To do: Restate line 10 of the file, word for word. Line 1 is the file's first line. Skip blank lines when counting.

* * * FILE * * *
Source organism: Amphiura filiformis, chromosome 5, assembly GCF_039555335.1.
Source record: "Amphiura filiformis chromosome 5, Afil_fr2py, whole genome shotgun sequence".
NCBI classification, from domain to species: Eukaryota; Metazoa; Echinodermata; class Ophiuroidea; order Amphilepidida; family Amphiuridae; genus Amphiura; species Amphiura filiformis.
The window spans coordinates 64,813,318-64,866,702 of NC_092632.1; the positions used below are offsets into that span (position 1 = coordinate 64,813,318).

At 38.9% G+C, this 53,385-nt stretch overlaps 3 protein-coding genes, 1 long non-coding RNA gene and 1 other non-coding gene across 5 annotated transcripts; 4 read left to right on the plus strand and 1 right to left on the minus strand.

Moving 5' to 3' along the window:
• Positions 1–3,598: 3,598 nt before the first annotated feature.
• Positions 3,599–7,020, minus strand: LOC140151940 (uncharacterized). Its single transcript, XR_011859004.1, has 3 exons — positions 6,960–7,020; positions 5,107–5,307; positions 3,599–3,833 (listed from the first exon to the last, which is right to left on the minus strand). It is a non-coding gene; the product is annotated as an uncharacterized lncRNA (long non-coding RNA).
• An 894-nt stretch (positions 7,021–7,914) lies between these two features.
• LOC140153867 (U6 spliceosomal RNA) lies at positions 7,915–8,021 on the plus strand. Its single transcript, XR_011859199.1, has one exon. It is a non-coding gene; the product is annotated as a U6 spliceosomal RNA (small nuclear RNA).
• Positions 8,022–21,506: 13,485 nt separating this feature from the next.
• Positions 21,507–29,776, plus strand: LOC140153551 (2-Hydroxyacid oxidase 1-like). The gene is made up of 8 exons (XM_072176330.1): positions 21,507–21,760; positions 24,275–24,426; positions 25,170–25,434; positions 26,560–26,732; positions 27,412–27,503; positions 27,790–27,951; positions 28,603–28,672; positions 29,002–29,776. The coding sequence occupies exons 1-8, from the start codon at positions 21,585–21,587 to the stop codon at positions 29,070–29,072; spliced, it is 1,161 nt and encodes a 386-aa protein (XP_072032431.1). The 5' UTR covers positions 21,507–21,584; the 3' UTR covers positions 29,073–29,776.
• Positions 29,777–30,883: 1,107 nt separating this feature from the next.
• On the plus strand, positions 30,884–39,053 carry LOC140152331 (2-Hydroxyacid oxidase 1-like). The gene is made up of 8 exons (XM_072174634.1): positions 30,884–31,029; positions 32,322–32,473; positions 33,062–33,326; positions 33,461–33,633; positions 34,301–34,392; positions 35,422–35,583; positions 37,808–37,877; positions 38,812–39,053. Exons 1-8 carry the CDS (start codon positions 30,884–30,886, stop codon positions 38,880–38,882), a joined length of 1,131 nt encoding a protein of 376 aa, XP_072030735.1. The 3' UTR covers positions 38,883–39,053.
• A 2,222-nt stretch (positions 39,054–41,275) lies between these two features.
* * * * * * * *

• LOC140153867 (U6 spliceosomal RNA) lies at positions 7,915–8,021 on the plus strand. Its single transcript, XR_011859199.1, has one exon. It is a non-coding gene; the product is annotated as a U6 spliceosomal RNA (small nuclear RNA).